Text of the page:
Corey becomes a sort of disciple of Michael, enacting murders in Haddonfield after a chance meeting with Michael in the sewers. But the earliest visual hint that Corey is going down this dark path is when he imitates the slasher villain, peeking out from behind a bush. Eagle-eyed fans of the original "Halloween" will be able to recognize this as a reference to an early shot in that film of Michael Myers in the exact same position — it's one of the first glimpses we get of the character, as Laurie is walking down the sidewalk on an otherwise completely normal fall day. The shot of Michael peeking out from behind a hedge has become an iconic image from the very first movie in the series.

Sondra survived Halloween Kills

Sondra Dickerson (Diva Tyler) is a minor character who winds up surviving all three modern "Halloween" movies. There was some speculation (via Reddit) over whether or not Sondra had died in the scene where Michael attacked her and her husband (Lenny Clarke) in "Halloween Kills." In that film, Sondra gets one of the most grotesque, painful encounters with Michael Myers, watching him attack and kill her husband and standing in terror as he puts a tube light in her neck. Now, in "Halloween Ends," we see she has survived, but has been rendered disabled by Michael's attack and is in a wheelchair.

In one scene, Sondra's friend Stacy (Destiny Mone) confronts Laurie in a parking lot and blames her for her friend's condition and the death of Sondra's husband. This scene is pretty quick, and many Haddonfield residents have reason for hating Laurie who aren't shown, so it makes sense that this could be anyone. Given that, it can be easy to forget that this is a character who is returning from the last two movies. Later, when the town is carrying Michael to his final resting place, we get a brief shot showing us that Sondra is still around and also survived the events of "Halloween Ends," making her one of the lucky few throughout the franchise to survive an encounter with Michael.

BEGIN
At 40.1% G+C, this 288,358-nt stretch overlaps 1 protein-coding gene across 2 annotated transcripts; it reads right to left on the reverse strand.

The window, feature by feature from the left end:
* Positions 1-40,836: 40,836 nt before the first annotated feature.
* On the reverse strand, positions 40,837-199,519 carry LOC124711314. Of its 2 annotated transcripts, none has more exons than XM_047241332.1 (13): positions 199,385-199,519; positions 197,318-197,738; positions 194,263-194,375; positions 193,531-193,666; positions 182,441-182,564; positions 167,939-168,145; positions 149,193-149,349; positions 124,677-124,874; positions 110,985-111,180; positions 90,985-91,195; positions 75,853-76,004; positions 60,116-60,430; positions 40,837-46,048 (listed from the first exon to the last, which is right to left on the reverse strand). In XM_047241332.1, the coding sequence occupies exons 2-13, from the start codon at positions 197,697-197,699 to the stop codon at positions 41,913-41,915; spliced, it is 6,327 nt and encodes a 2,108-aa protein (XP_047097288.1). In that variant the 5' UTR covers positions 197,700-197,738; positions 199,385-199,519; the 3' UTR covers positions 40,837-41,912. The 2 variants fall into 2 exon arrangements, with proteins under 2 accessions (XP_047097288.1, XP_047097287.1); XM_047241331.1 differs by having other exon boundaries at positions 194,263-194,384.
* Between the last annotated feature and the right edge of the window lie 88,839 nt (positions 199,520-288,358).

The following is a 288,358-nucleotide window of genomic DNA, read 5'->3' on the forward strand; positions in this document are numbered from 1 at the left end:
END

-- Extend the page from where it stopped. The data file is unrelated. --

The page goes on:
Corey lurks like Michael Myers

A great little trick in scary movies is when the slasher or monster is lurking in the background of a shot, almost imperceptible. Terrifying if done right, this trick can frighten and foreshadow for those who notice. It can also add rewatch value for those who didn't notice it the first time, especially in films like "Hereditary" or "The Strangers." When it is pulled off in "Halloween Ends," it also has a deeper meaning, since this is a trope the series uses constantly with Michael Myers.

In one sequence, Corey has lured a cop who used to date Allyson to Michael Myers' hiding place in a sewer underneath Haddonfield. When "Halloween Ends" first pulls this trick, you see Michael in the background, foreshadowing the man's fate. However, in a similar shot almost immediately after the first, we now see Corey lurking in the background of the shot in the same way. It is another hint of where his arc is going and the similarities he is developing with Michael.

The notes played on the piano echo the original Halloween's music

In the opening of "Halloween Ends," we see Jeremy Allen's father playing the piano. In the sequence where characters return to this house — now abandoned — the piano is covered in cobwebs and out of tune from lack of use. And yet, every time a new character enters the house, they feel compelled to play it. First is Corey when he breaks in alone, and later on in the film, Allyson also plays a few notes on the piano.

In both of these cases, they play similar tunes by hitting some of the highest notes on the instrument. While there isn't much to work with here, the notes played can't help but evoke John Carpenter's film score for the original "Halloween" film. Specifically, the three notes played sound a whole lot like the three-note pattern repeated in the theme for the Myers house.

Nurse Deb's death calls back to a 1978 Halloween kill

Every slasher movie needs a character who exists just for the purpose of being senselessly murdered. That appears to be the purpose of Nurse Deb (Michele Dawson), Allyson's annoying coworker in "Halloween Ends." When it is shown that she is sleeping with their boss, Dr. Mathis (Michael O'Leary), and that's why Deb received a promotion over Allyson, Michael Myers and his protégé show up for some good old-fashioned slashing.